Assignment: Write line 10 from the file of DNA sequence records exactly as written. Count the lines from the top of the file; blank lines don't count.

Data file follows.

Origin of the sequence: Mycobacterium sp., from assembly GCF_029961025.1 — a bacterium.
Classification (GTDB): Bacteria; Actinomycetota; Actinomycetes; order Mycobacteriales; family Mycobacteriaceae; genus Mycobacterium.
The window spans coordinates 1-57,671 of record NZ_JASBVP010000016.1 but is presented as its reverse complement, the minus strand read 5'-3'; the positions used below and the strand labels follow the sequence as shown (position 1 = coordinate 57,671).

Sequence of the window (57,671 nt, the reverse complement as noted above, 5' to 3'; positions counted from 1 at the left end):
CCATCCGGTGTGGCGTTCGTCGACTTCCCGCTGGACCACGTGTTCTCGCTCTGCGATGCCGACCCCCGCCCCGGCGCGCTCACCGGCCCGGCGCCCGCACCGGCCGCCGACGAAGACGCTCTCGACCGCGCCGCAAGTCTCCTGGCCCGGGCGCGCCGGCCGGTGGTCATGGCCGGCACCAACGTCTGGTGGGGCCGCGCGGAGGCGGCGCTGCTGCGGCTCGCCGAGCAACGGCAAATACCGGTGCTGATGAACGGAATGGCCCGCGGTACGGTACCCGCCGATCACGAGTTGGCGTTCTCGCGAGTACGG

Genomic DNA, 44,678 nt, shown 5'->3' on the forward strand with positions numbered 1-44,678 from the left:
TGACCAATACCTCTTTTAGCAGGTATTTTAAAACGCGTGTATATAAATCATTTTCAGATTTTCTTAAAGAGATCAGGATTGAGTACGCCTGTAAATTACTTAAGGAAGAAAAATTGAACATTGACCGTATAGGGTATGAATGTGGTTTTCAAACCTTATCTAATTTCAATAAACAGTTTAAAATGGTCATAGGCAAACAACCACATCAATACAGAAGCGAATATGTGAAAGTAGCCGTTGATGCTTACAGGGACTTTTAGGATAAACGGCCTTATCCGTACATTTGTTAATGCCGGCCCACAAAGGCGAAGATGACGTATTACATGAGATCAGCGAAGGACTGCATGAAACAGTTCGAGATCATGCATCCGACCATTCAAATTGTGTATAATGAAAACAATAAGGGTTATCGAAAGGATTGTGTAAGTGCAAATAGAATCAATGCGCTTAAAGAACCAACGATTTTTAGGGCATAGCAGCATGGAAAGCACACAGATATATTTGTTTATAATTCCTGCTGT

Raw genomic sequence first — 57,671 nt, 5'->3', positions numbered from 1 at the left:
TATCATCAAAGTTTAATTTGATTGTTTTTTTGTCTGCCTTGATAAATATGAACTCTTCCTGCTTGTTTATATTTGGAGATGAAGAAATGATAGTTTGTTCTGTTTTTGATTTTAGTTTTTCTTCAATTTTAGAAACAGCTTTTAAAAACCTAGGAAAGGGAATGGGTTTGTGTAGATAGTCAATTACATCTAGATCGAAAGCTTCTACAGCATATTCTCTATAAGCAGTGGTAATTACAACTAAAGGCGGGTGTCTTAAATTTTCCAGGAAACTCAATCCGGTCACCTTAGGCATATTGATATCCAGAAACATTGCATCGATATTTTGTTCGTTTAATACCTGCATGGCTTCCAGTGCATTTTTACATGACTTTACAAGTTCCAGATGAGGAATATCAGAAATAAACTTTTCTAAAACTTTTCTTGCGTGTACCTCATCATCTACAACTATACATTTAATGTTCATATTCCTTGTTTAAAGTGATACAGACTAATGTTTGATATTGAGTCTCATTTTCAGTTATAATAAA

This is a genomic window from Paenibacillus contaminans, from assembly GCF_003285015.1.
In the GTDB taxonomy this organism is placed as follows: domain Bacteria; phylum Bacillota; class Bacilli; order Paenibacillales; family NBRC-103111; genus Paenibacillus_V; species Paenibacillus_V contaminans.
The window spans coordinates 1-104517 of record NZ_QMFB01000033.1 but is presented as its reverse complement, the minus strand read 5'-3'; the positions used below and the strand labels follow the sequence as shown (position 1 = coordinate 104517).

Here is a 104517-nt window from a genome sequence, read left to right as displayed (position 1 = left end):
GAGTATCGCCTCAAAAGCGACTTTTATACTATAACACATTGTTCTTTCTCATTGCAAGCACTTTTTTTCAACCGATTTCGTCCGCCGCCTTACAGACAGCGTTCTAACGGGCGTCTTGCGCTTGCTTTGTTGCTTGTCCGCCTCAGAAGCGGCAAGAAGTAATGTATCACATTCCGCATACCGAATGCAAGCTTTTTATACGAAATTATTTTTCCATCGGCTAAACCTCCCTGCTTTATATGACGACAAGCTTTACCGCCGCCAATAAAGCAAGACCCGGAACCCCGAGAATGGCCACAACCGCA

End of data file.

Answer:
This is a genomic window from Paenibacillus contaminans, from assembly GCF_003285015.1.